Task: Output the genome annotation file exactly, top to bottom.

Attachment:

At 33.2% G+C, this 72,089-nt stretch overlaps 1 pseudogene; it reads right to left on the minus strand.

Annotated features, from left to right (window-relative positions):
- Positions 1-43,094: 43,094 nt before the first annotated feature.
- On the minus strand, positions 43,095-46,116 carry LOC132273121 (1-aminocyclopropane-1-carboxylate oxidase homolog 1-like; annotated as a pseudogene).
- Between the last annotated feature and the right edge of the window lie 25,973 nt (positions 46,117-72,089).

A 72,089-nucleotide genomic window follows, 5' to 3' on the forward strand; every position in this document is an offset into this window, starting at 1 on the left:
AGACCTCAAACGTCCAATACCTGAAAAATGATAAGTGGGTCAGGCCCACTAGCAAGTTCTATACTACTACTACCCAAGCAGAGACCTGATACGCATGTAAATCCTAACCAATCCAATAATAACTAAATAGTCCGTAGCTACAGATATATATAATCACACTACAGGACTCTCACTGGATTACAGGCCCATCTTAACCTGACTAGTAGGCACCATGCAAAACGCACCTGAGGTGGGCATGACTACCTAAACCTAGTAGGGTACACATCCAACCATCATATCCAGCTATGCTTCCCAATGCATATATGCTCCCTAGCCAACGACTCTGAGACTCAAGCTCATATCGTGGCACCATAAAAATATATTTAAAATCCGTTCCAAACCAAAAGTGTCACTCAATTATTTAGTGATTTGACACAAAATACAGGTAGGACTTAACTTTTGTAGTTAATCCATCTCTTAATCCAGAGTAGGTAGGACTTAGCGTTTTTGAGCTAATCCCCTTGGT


At 33.2% G+C, this 72,089-nt stretch overlaps 1 pseudogene; it reads right to left on the minus strand.

Annotated features, from left to right (window-relative positions):
- Positions 1-43,094: 43,094 nt before the first annotated feature.
- On the minus strand, positions 43,095-46,116 carry LOC132273121 (1-aminocyclopropane-1-carboxylate oxidase homolog 1-like; annotated as a pseudogene).
- Between the last annotated feature and the right edge of the window lie 25,973 nt (positions 46,117-72,089).

A 72,089-nucleotide genomic window follows, 5' to 3' on the forward strand; every position in this document is an offset into this window, starting at 1 on the left:
AGACCTCAAACGTCCAATACCTGAAAAATGATAAGTGGGTCAGGCCCACTAGCAAGTTCTATACTACTACTACCCAAGCAGAGACCTGATACGCATGTAAATCCTAACCAATCCAATAATAACTAAATAGTCCGTAGCTACAGATATATATAATCACACTACAGGACTCTCACTGGATTACAGGCCCATCTTAACCTGACTAGTAGGCACCATGCAAAACGCACCTGAGGTGGGCATGACTACCTAAACCTAGTAGGGTACACATCCAACCATCATATCCAGCTATGCTTCCCAATGCATATATGCTCCCTAGCCAACGACTCTGAGACTCAAGCTCATATCGTGGCACCATAAAAATATATTTAAAATCCGTTCCAAACCAAAAGTGTCACTCAATTATTTAGTGATTTGACACAAAATACAGGTAGGACTTAACTTTTGTAGTTAATCCATCTCTTAATCCAGAGTAGGTAGGACTTAGCGTTTTTGAGCTAATCCCCTTGGT